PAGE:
Menu Energy Efficient Computing
Energy saving PCUpdate: October 2008.
The parts for this PC were bought in 2004/2005. Processor and motherboard are not available any more in the shops.
There are more new, energy efficient processors and mother boards available now, but still they are not often used to save energy. You still will have to make an nerdy effort yourself, like switching off not used cores in a multi-core processor. Dynamic throttling (changing processor speed) and dynamic Vcore (variable voltage) of the processor still are not wide spread, you still need to tame your PC yourself.
The good news: My prototype inspired a new startup company to produce the TurtleStep PC.
Want to to see the results without all the nerd-talk? Scroll to the bottom!
Planning to buy a new PC, because I needed more power for editing images and audio, I soon found out a new PC would easily use twice the power of my current PC. This would also be the case while doing my daily work, which does not demand much speed. The cause for this is that the ICT-industry simply is not serious about energy saving (yet). So I set out to build my own energy saving PC. Not only to save energy and money, but also to show even an amateur like me can do this.
Aim: at least 2 speeds:
- A low speed for energy efficient and silent daily work, using about the same energy as my current 8 year old PC
- A high speed for editing 8 megapixel images and high resolution audio
- The ideal would be a 'throtteling PC', which adapts itself: Being almost asleep when I just read, E-mail and browse the web and only 'firing up' when I need the power to edit large images. Alas this was not (yet) possible with this setup, read on.
AMD Mobile Athlon XP-M 2600+
- 'Mobiles' are the best chips of a wafer
- Performs up to spec at lower Vcore -> more energy efficient
- Unlocked multiplier: variable processor speed
- Can be overclocked, but still needs less voltage than desktop processor
- 'Extreme' underclock/undervolt processor
Athlon XP 2600+ Barton
1917 MHz @ 166 MHz FSB, 11.5x multiplier, 1.65 Vcore, 68.3 watt
Mobile Athlon XP-M 2600+ Barton
2000 MHz @ 133 MHz FSB, 15x multiplier, 1.45 Vcore, 45 watt
Energy use at 2000 MHz, PC as a whole:idle stress Normal Athlon XP 1.65 Vcore: 99 watt 123 watt Mobile Athlon XP 1.45 Vcore: 84 watt 102 watt Saving: 15 watt 21 wattIn upper ranges inefficiency rises: 1.75 -> 1.775 Vcore (0.025 change) = 5 watt more
(Many processors don't run at optimum efficiency speed, but highest stable speed ...)
Abit NF7-S v2
- Overclockers darling with wide range of settings for voltages and speeds; lot of knowledge out there
- Selected because of low Vcore settings (down to 1.1 volt) and low multiplier (down to 5x); also good underclocker/undervolter
- Took out Nordbridge fan and replaced with passive cooler; added passive cooler to Southbridge (no essential modifications)
- Memory: Dual Channel mode, 2x512MB PC3200 Kingston Value Ram KVR400X64C3A/512
This memory does not do it's spec 200 MHz in dual channel mode which the motherboard offers, but dual channel still is a beter option than single channel. Better memory would allow for higher speeds, without raising energy use.
- Video: Asus 9550 (2005), passive cooled; low energy use
- Case: Aopen H600A, feature: air pipe over the processor fan to suck in cold air: fan speed can be lowered a bit more
- PSU: CoolerMaster 450W Real Power RS-450-ACLY, EU type, one of the most energy efficient in it's class and not too expensive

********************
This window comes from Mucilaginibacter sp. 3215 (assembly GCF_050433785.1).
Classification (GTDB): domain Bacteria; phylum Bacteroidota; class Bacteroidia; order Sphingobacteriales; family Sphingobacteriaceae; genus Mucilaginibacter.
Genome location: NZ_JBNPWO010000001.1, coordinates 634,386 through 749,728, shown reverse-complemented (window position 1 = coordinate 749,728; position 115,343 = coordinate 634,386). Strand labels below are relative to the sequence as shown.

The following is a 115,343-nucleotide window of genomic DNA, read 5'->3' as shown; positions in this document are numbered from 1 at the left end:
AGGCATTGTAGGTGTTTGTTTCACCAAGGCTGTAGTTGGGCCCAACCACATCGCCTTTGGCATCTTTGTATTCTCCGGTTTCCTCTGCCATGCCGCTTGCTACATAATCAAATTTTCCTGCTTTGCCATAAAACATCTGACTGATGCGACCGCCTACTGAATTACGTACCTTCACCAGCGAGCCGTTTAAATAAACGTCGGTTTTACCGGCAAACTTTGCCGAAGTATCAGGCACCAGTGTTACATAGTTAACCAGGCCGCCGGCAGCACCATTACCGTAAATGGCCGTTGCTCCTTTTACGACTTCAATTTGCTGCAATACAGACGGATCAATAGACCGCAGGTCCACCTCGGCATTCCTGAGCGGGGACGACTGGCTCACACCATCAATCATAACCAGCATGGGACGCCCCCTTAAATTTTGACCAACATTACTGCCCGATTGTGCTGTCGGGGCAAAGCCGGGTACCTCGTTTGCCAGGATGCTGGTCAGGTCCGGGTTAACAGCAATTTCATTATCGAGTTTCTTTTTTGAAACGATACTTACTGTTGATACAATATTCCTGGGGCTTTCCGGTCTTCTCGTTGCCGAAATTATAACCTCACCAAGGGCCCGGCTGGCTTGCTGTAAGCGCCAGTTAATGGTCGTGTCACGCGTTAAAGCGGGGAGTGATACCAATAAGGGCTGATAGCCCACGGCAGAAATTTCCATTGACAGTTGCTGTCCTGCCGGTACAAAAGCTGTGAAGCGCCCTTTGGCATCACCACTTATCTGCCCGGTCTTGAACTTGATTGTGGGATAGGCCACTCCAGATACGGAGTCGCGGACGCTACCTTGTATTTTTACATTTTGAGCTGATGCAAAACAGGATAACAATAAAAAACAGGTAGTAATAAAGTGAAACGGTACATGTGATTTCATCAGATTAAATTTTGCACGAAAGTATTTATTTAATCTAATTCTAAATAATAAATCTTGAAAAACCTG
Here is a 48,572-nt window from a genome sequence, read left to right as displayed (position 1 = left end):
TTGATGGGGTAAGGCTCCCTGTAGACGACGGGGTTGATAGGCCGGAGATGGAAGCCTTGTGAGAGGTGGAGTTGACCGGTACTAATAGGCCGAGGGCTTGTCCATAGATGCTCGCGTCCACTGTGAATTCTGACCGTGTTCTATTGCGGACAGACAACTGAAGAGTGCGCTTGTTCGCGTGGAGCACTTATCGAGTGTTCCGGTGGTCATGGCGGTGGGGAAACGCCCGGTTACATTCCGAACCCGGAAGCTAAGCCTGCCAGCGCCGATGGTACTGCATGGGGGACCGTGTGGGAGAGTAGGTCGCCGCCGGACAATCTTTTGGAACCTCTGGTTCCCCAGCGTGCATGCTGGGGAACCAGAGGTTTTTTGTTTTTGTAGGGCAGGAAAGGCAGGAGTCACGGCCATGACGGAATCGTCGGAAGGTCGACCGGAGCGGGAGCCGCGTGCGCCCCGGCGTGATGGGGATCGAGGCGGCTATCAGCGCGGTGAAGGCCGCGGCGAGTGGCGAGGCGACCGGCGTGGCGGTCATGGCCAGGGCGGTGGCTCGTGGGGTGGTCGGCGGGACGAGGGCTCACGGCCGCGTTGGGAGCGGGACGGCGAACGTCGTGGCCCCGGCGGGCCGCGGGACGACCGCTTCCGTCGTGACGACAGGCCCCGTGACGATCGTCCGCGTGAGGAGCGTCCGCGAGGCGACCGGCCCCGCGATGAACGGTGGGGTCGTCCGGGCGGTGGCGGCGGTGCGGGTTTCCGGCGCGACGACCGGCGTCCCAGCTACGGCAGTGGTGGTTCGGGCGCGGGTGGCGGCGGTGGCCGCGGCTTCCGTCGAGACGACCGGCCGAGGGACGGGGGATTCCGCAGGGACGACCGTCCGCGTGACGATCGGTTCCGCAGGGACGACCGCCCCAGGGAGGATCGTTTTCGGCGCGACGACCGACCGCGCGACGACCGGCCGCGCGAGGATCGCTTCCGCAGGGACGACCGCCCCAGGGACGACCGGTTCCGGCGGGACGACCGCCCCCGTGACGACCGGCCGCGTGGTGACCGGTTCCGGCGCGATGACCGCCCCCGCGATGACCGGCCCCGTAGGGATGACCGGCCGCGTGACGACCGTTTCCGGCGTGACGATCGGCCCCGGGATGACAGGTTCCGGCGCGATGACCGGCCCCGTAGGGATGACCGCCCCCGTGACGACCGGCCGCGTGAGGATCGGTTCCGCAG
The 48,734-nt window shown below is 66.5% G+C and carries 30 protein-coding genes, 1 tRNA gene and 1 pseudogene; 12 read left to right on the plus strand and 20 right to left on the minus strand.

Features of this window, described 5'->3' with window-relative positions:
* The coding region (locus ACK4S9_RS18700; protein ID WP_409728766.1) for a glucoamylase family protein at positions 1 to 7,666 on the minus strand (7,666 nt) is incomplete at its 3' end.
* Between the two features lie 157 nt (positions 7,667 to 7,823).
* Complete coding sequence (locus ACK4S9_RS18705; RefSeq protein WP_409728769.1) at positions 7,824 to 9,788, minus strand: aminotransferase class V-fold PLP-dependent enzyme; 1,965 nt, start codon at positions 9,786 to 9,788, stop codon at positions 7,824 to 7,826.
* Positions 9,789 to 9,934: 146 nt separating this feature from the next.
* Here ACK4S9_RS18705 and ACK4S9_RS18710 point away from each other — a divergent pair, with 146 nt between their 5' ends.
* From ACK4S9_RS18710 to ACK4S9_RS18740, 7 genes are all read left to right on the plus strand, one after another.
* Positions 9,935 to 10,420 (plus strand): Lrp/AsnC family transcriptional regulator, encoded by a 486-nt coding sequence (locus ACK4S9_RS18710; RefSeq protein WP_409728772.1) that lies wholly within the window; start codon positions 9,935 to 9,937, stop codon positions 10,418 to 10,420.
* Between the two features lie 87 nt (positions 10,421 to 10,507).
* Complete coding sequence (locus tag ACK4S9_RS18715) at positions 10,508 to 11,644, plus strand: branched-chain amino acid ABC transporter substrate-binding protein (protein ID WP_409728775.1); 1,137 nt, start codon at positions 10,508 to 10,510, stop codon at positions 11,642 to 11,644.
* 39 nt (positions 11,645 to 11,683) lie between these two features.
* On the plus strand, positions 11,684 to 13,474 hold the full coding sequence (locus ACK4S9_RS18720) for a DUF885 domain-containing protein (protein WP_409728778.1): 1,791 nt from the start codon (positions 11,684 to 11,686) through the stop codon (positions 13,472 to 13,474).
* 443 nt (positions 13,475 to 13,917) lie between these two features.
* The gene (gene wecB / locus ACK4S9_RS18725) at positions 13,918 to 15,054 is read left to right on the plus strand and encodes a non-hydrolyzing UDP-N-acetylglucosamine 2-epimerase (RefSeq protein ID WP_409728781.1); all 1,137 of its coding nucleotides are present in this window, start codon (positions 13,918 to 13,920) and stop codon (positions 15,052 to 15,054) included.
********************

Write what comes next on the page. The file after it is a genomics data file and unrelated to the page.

- Hard disks: Samsung SP4002H (40 Gb) and SP8004H (80 Gb); cool, so energy efficient
Issues down the roadThings I had to find out the hard way ...
- Motherboard not able to change processor multipier on the fly, need to reboot for switching to high speed.
Issue of all The Nvidia Nforce2 chipset motherboards?
The AMD PSTCheck program will do the trick, but is not availble to end users ...
- Both processor and Windows support the AMD 'PowerNow!' functons to do 'dynamic throttling': automatic adjustment of processor voltages and speeds, according to the actual need (like a laptop can).
It will never work on this motherboard and probably any desktop motherboard, the pins for accessing these processor functions are not even connected.
- A less effective, brute force way of 'throttling' works: a little program called CpuIdle simply stops the processor when idle and lowers both energy use and temperature. (So seems to do a much better job than the Windows 'idle thread').
CPU 1 = Comparable to my old 1997 Pentium 2 PC at 266 MHz, which uses 48-77 watt
CPU 2 = Energy eff. PC at 5x100 = 500 MHz speed: 50-53, with CpuIdle: 48-50 watt
CPU 3 = Energy eff. PC at 11x191 = 2101 MHz speed: 106-138, with CpuIdle: 93-116 watt
CPU 4 = Intel Pentium 4 processor at 3000 MHz in a game PC: 170-237 watt
(The 'A-brand shop equivalent' of my energy efficient PC).
So the energy use of my new PC at 500 MHz is generally always well below that of my old 266 MHz PC. And again demonstrates speed is not only about megahertzes: The responsiveness of the new PC is off the scale, even at 'only' 500 MHz, compared to the old 266 MHz PC. Much faster and much more memory, much faster hard disk access and transfers, much faster data-transport by the motherboard and the fast videocard all have a major role in making the new PC perform so much better.
I can do much more with less energy, that's progress ;-)
Compared to the PC from the shop at the same speed, it saves 45-51% electricity. In the 'light daily work' mode it saves over 70%. With real laptop technology the savings could be even better.
Note that both my old and my energy saving PC's have 2 hard disks. With only one harddisk (like the A-brand PC compared here) energy use would even be 6-8 watts lower.
Update October 2008: In the near future I will replace the two hard disks with one bigger hard disk and make my daily backup on a USB hard disk, which is switched off the rest of the day.